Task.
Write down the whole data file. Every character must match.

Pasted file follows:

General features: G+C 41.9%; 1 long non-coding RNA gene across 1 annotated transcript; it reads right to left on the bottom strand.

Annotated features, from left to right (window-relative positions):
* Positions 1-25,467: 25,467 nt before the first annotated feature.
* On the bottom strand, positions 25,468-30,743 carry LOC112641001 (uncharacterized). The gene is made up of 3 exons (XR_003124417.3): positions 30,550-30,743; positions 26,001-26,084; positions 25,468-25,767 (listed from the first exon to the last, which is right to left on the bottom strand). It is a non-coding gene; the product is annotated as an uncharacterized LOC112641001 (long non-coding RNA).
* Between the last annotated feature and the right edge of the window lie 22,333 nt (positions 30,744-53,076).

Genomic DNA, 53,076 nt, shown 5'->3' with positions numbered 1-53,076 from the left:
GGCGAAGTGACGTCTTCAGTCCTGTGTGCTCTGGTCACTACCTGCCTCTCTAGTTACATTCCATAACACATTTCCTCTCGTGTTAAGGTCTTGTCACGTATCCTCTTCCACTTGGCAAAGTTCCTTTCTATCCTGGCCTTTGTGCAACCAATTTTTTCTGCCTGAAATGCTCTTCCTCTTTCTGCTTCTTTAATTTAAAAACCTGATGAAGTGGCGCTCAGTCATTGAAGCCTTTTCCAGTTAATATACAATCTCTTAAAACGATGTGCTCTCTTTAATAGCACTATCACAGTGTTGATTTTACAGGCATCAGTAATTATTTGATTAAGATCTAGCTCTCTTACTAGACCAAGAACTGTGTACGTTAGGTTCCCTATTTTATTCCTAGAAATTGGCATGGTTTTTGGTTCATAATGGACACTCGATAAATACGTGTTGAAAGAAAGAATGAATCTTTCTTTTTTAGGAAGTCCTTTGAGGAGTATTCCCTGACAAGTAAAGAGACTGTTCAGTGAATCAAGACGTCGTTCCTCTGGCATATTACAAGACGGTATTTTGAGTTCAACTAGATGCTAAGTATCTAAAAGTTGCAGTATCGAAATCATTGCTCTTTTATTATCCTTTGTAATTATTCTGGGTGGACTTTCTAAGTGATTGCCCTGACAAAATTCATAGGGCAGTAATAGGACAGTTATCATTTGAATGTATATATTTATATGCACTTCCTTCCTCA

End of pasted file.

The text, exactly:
General features: G+C 41.9%; 1 long non-coding RNA gene across 1 annotated transcript; it reads right to left on the bottom strand.

Annotated features, from left to right (window-relative positions):
* Positions 1-25,467: 25,467 nt before the first annotated feature.
* On the bottom strand, positions 25,468-30,743 carry LOC112641001 (uncharacterized). The gene is made up of 3 exons (XR_003124417.3): positions 30,550-30,743; positions 26,001-26,084; positions 25,468-25,767 (listed from the first exon to the last, which is right to left on the bottom strand). It is a non-coding gene; the product is annotated as an uncharacterized LOC112641001 (long non-coding RNA).
* Between the last annotated feature and the right edge of the window lie 22,333 nt (positions 30,744-53,076).

Genomic DNA, 53,076 nt, shown 5'->3' with positions numbered 1-53,076 from the left:
GGCGAAGTGACGTCTTCAGTCCTGTGTGCTCTGGTCACTACCTGCCTCTCTAGTTACATTCCATAACACATTTCCTCTCGTGTTAAGGTCTTGTCACGTATCCTCTTCCACTTGGCAAAGTTCCTTTCTATCCTGGCCTTTGTGCAACCAATTTTTTCTGCCTGAAATGCTCTTCCTCTTTCTGCTTCTTTAATTTAAAAACCTGATGAAGTGGCGCTCAGTCATTGAAGCCTTTTCCAGTTAATATACAATCTCTTAAAACGATGTGCTCTCTTTAATAGCACTATCACAGTGTTGATTTTACAGGCATCAGTAATTATTTGATTAAGATCTAGCTCTCTTACTAGACCAAGAACTGTGTACGTTAGGTTCCCTATTTTATTCCTAGAAATTGGCATGGTTTTTGGTTCATAATGGACACTCGATAAATACGTGTTGAAAGAAAGAATGAATCTTTCTTTTTTAGGAAGTCCTTTGAGGAGTATTCCCTGACAAGTAAAGAGACTGTTCAGTGAATCAAGACGTCGTTCCTCTGGCATATTACAAGACGGTATTTTGAGTTCAACTAGATGCTAAGTATCTAAAAGTTGCAGTATCGAAATCATTGCTCTTTTATTATCCTTTGTAATTATTCTGGGTGGACTTTCTAAGTGATTGCCCTGACAAAATTCATAGGGCAGTAATAGGACAGTTATCATTTGAATGTATATATTTATATGCACTTCCTTCCTCA